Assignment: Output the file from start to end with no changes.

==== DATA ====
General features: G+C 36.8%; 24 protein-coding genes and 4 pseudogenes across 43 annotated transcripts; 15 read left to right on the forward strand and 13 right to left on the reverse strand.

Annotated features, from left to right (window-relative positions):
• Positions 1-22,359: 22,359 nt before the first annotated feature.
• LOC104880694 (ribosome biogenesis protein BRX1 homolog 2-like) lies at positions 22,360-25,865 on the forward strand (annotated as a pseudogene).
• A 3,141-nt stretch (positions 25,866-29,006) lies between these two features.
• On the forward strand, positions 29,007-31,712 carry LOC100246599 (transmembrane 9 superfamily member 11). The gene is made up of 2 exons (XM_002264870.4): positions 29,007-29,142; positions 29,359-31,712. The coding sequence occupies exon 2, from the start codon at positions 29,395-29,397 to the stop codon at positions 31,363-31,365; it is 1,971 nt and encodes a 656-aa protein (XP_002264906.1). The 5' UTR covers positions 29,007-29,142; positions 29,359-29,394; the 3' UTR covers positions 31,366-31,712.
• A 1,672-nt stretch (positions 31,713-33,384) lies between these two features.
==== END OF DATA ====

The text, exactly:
General features: G+C 36.8%; 24 protein-coding genes and 4 pseudogenes across 43 annotated transcripts; 15 read left to right on the forward strand and 13 right to left on the reverse strand.

Annotated features, from left to right (window-relative positions):
• Positions 1-22,359: 22,359 nt before the first annotated feature.
• LOC104880694 (ribosome biogenesis protein BRX1 homolog 2-like) lies at positions 22,360-25,865 on the forward strand (annotated as a pseudogene).
• A 3,141-nt stretch (positions 25,866-29,006) lies between these two features.
• On the forward strand, positions 29,007-31,712 carry LOC100246599 (transmembrane 9 superfamily member 11). The gene is made up of 2 exons (XM_002264870.4): positions 29,007-29,142; positions 29,359-31,712. The coding sequence occupies exon 2, from the start codon at positions 29,395-29,397 to the stop codon at positions 31,363-31,365; it is 1,971 nt and encodes a 656-aa protein (XP_002264906.1). The 5' UTR covers positions 29,007-29,142; positions 29,359-29,394; the 3' UTR covers positions 31,366-31,712.
• A 1,672-nt stretch (positions 31,713-33,384) lies between these two features.